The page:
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Anorexia Nervosa is a dangerous eating disorder characterized by inadequate food intake, which results in excessive weight loss, malnutrition and a number of potentially life-threatening medical conditions.

According to the National Eating Disorders Association, up to 95 percent of people who have anorexia nervosa are female. Anorexia typically occurs during adolescence, and the longer it’s left untreated, the worse the long-term prognosis. Anorexia nervosa is one of the most dangerous mental health conditions, with up to 20 percent of cases resulting in death.

Signs and Symptoms of Anorexia

According to the American Psychological Association, the underlying issue behind anorexia is a distorted body image that causes a person to believe they are overweight, even if they are dangerously thin. This can lead to refusing to eat, engaging compulsively in exercise and losing extreme amounts of weight as a result.

Someone who has anorexia will likely have an intense fear of gaining weight and an obsession with behaviors that prevent weight gain. Chances are, he or she won’t believe these behaviors—or their malnourished appearance—are a problem, but rather simply a lifestyle choice.

Warning signs that you or someone you love may have anorexia nervosa include:

  • Dramatic weight loss
  • An obsession with dieting
  • Refusing to eat certain foods, such as carbohydrates or anything with sugar
  • Making frequent comments about being “fat”
  • Denial of hunger
  • Rituals surrounding eating, such as eating food in a particular order or chewing excessively
  • Making excuses to avoid eating
  • Exercising excessively to burn calories
  • Withdrawing from family, friends and hobbies

Health Effects of Anorexia

Anorexia is self-starvation. Without the essential nutrients it needs to function, your body will conserve energy by slowing down all of its processes. This can lead to serious medical complications, including an abnormally slow heart rate and low blood pressure, which can cause heart failure; a reduction in bone density, leading to osteoporosis; muscle loss, resulting in extreme weakness; and severe dehydration that can cause kidney failure.

Treating Anorexia

A high-quality residential or outpatient treatment program that specializes in eating disorders is essential for receiving the most effective, research-based treatments for anorexia. Treatment typically involves a collaborative, multi-pronged approach utilizing a team of medical providers, mental health professionals and dietitians.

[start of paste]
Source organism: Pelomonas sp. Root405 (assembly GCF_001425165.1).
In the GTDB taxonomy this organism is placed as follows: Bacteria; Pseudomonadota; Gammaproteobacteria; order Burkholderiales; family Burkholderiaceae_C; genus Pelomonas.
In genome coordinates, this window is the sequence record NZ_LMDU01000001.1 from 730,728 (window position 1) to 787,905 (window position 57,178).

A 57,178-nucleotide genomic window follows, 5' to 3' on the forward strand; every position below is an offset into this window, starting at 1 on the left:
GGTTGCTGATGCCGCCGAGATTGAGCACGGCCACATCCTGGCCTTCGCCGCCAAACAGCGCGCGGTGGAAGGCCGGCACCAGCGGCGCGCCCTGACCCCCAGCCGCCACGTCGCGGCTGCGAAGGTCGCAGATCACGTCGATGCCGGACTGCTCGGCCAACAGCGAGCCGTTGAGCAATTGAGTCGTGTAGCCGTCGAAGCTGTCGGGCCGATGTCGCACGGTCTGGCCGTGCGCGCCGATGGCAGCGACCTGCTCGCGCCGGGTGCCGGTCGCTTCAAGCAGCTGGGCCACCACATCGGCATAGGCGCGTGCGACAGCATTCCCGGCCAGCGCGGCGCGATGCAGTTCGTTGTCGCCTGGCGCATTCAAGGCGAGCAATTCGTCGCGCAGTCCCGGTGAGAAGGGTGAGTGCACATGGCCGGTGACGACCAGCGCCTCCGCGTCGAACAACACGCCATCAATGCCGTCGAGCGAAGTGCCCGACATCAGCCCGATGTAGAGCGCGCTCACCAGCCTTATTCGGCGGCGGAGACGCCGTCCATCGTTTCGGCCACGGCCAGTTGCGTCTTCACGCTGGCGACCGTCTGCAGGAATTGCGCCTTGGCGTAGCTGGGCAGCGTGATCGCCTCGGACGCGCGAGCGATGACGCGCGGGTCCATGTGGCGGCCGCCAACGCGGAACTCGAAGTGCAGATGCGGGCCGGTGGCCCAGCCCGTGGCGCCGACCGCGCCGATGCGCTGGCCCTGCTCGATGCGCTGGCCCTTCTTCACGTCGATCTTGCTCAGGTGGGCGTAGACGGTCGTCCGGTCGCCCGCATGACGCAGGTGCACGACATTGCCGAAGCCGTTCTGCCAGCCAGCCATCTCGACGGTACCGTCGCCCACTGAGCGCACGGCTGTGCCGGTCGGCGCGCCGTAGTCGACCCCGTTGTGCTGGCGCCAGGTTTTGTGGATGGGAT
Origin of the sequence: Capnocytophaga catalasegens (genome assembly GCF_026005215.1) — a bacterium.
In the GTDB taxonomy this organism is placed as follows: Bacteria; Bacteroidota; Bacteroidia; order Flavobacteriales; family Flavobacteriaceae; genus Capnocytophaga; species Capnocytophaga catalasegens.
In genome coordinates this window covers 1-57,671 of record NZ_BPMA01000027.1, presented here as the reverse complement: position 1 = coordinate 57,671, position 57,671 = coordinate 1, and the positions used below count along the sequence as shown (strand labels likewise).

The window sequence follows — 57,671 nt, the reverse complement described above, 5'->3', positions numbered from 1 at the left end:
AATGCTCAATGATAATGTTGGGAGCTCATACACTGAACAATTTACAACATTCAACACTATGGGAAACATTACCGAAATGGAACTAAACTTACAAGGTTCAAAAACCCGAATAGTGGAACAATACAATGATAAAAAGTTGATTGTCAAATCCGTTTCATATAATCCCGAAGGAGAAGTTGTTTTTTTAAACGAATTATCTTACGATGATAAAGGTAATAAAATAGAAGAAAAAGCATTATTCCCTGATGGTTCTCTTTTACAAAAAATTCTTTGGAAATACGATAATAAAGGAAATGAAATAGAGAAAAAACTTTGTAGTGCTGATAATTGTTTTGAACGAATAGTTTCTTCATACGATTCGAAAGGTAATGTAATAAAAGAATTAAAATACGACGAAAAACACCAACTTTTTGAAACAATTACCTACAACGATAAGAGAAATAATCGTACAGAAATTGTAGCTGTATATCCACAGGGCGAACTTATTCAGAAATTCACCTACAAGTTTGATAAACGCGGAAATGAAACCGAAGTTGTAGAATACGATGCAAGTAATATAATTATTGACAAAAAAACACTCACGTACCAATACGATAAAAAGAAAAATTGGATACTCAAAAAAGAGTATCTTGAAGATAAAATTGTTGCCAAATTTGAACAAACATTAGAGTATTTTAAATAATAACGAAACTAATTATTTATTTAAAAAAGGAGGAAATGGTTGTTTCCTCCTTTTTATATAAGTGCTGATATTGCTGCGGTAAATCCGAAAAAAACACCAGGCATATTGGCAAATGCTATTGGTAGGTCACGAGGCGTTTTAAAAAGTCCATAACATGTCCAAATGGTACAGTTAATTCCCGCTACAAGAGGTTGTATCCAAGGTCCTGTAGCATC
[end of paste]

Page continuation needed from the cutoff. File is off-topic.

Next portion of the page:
Medical professionals will monitor any complications caused by anorexia, such as heart rhythm disturbances and electrolyte imbalances, while mental health professionals will facilitate psychotherapy, or talk therapy, which is essential for addressing self-destructive beliefs, attitudes and behaviors that underlie the condition. Therapy helps patients develop strategies to make meaningful behavioral changes that help them return to a healthy weight.

Comprehensive nutrition education and individualized meal plans provided by a dietitian help patients return to regular eating patterns that meet appropriate calorie and nutritional requirements.

If another mental health problem, such as anxiety or depression, co-occurs with the anorexia diagnosis, medications may be used in addition to therapy to help control the symptoms of these conditions that can affect thought patterns and reinforce unhealthy behaviors. Getting treatment for both the anorexia and any existing mental illness is essential for improving the chances of successful recovery.

Treatment Can Restore Physical and Mental Health

If you or someone you love suffers from anorexia, a high-quality treatment program specializing in eating disorders is absolutely essential for recovery. Through addressing false beliefs, developing a healthy relationship with food as fuel and working to improve your self-esteem and body image, recovery is possible and will help restore good physical and mental health and lead to an exponentially higher quality of life.

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All About Eating Disorders, Part 1: Anorexia
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